Reuters Editor Responds To Prison Sentence For Journalists In Myanmar
DAVID GREENE, HOST:
Two journalists working for Reuters in Myanmar have been found guilty of breaking a law on state secrets.
GREENE: This was the scene outside as the two journalists left the courthouse following the verdict. Wa Lone and Kyaw Soe Oo were arrested in December and charged. This is while they were investigating a massacre of 10 Rohingya Muslims in the northern part of Myanmar. A judge has now sentenced them to seven years in prison. That massacre took place during a crackdown by the Myanmar army, sending hundreds of thousands of Rohingya fleeing into Bangladesh. Last week, the U.N. said the Myanmar military should be investigated for genocide. We're joined now by Reuters regional editor for Asia Kevin Krolicki. He works with the two journalists and was in the courtroom in the Myanmar capital when the verdict was handed down. I know this must be a very difficult day for your organization. We appreciate you taking the time. Welcome.
KEVIN KROLICKI: Thank you. It's a disappointing day.
GREENE: Yeah. What was the reaction in the courtroom?
KROLICKI: The courtroom - a district court in Yangon was packed today, even more than it has been. This case has been followed closely by a number of diplomatic delegations within Myanmar and seen rightly as a watershed for the free press in Myanmar. Halfway through today's hearing, the lights went out. The room went dark. And shortly after, the judge read the verdict. It's a heartbreaking moment for Wa Lone, for Kyaw Soe Oo, for their young families and for their colleagues.
GREENE: Did you say the room went dark? I mean, the lights went off. What was happening?
KROLICKI: The lights went out, and we lost power. It's not unusual. It's happened before. But it happened as the verdict came down today.
GREENE: That's so eerie, like almost some kind of metaphor that I'm trying to sort of confront as you describe it. Can you just tell me - remind me how your two colleagues were detained? I mean, the details of this case are pretty shocking.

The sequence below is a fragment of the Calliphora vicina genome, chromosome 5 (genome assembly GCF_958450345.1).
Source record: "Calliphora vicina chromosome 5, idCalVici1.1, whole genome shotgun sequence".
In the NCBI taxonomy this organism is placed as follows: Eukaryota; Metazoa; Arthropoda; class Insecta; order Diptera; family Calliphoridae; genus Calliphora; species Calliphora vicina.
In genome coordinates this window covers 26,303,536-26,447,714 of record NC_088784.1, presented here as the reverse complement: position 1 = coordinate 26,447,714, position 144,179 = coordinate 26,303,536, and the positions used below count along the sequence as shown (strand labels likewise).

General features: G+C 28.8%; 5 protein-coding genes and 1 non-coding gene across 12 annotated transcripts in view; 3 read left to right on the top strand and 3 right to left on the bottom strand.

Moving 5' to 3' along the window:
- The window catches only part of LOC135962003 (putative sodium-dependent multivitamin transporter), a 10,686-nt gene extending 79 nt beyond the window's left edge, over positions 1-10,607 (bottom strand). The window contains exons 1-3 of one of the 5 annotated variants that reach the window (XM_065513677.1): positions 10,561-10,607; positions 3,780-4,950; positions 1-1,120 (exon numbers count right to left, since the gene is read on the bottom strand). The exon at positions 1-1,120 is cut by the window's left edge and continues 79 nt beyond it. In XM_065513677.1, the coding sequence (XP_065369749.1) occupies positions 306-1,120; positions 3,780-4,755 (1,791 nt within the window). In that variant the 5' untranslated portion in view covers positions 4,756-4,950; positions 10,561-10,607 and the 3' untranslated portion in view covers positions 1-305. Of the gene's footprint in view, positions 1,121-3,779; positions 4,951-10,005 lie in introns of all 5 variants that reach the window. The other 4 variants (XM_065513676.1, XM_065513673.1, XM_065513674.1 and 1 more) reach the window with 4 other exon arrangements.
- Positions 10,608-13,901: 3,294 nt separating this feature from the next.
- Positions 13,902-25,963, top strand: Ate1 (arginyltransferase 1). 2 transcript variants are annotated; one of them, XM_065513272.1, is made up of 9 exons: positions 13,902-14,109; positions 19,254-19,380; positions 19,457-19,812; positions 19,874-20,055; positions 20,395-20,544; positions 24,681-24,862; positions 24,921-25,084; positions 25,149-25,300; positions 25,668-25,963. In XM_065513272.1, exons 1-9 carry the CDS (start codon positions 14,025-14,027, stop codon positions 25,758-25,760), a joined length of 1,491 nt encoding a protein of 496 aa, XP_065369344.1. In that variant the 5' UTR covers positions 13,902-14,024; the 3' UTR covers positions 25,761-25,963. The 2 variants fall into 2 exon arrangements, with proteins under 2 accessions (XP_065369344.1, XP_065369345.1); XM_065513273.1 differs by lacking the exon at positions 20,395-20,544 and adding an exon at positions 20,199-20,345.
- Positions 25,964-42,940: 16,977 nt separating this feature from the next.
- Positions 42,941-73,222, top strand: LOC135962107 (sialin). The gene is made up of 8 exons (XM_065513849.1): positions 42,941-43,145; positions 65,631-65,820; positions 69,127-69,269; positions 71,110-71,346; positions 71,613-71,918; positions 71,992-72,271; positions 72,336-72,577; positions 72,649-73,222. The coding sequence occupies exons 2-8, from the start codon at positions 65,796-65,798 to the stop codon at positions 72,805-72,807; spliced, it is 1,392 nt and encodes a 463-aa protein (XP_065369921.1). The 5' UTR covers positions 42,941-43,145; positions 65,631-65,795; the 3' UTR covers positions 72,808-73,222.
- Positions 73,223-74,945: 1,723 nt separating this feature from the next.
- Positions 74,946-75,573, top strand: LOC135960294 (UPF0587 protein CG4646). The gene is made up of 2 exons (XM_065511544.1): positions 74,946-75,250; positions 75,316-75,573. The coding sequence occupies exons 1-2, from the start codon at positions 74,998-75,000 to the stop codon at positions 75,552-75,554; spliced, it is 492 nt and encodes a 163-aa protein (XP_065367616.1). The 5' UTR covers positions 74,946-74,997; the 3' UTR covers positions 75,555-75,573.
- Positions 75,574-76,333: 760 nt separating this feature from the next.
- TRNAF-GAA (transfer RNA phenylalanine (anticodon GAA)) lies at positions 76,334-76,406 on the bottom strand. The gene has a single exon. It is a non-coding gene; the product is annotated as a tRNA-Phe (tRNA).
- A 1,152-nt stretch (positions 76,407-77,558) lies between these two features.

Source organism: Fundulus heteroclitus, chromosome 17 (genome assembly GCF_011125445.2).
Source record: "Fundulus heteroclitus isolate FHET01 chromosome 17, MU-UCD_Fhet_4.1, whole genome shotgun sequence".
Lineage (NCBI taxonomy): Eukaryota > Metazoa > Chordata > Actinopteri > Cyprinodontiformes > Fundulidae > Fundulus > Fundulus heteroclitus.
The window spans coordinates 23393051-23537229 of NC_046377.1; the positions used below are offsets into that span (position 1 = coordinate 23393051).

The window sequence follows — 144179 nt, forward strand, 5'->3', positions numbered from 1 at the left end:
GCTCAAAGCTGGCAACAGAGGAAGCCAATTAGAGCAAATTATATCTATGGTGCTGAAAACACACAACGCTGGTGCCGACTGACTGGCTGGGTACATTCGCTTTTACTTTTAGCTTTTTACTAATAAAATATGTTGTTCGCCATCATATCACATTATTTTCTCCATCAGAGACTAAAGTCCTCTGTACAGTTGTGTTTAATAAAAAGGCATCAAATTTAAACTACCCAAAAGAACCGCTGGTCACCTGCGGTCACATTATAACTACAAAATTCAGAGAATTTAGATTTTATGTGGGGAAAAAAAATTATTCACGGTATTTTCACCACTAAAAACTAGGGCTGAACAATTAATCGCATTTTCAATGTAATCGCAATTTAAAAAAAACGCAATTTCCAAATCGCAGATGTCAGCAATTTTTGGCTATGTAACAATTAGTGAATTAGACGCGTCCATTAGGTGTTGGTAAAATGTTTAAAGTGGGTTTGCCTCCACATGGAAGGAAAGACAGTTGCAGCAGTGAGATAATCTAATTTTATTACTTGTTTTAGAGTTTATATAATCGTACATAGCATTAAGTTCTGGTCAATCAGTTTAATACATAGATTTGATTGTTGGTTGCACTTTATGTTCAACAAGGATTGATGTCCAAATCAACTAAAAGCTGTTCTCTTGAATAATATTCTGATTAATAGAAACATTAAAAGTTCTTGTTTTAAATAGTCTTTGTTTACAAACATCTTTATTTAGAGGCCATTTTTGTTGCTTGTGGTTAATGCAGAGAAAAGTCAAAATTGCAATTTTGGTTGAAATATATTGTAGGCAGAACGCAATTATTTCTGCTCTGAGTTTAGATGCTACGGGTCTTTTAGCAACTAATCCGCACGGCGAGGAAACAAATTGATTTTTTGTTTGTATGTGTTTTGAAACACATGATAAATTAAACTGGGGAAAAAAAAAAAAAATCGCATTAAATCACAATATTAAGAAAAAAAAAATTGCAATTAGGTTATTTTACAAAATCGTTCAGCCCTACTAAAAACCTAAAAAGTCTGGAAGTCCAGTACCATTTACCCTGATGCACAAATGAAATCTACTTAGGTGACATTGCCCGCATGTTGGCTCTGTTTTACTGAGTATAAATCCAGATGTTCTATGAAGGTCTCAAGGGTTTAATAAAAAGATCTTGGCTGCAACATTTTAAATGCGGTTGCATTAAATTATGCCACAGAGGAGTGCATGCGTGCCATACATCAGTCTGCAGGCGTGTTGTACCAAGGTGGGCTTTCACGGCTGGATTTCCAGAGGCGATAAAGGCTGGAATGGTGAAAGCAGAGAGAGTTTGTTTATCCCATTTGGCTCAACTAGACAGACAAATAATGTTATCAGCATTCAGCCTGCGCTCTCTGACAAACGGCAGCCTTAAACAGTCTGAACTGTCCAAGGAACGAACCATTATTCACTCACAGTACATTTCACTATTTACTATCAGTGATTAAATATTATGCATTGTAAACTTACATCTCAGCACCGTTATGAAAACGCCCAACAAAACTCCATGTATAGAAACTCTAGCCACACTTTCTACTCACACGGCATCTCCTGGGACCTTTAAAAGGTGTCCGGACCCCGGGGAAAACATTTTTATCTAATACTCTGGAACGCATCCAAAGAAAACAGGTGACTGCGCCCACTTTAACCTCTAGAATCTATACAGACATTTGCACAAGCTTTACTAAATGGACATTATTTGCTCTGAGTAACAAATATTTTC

KROLICKI: Yeah. You know, journalism is not a crime. That shouldn't be a political or controversial statement. Myanmar's own constitution safeguards the free press. And in this case, there was a real crime, and you referenced it. They were reporting at the time of their arrest in December on the mass killing of 10 boys - sorry, 10 men and boys in a village called Inn Din. A prosecution witness, a police officer, testified that he had been with other police when they talked about setting up Wa Lone and Kyaw Soe Oo and stopping this reporting. They were looking specifically at the involvement of Myanmar security forces in that killing. They met a police contact who handed them documents they didn't solicit and never had time to read. And shortly after they left that meeting on the outskirts of Yangon, they were arrested.
GREENE: That was the setup that you're describing. Even though they are now sentenced to prison, can you just tell us the impact of the reporting that they were able to do?
KROLICKI: Well, you know, there was a mass killing that would not have come to light had it not been for their reporting. You know, despite this attempt to stop that reporting and with their support, we published that story in February. And they believe - and we have drawn strength from their strength in all of this - that the truth matters, that facts matter. They're committed and professional journalists, but they also believe that doing their jobs and reporting is their contribution. It's their contribution to democracy in Myanmar and their way of securing a better future for the next generation.
GREENE: Speaking to Kevin Krolicki, who is the Reuters regional editor for Asia. Two of his colleagues have been sentenced to seven years in prison after their reporting in Myanmar. Thanks so much for your time. We appreciate it.
KROLICKI: Thank you.
[POST-BROADCAST CORRECTION: In this report, we say the verdict was handed down in a courtroom in Myanmar’s capital. In fact, it took place in Yangon.]
NPR transcripts are created on a rush deadline by an NPR contractor. This text may not be in its final form and may be updated or revised in the future. Accuracy and availability may vary. The authoritative record of NPR’s programming is the audio record.
Correction Sept. 4, 2018
In this report, we say the verdict was handed down in a courtroom in Myanmar's capital. In fact, it took place in Yangon.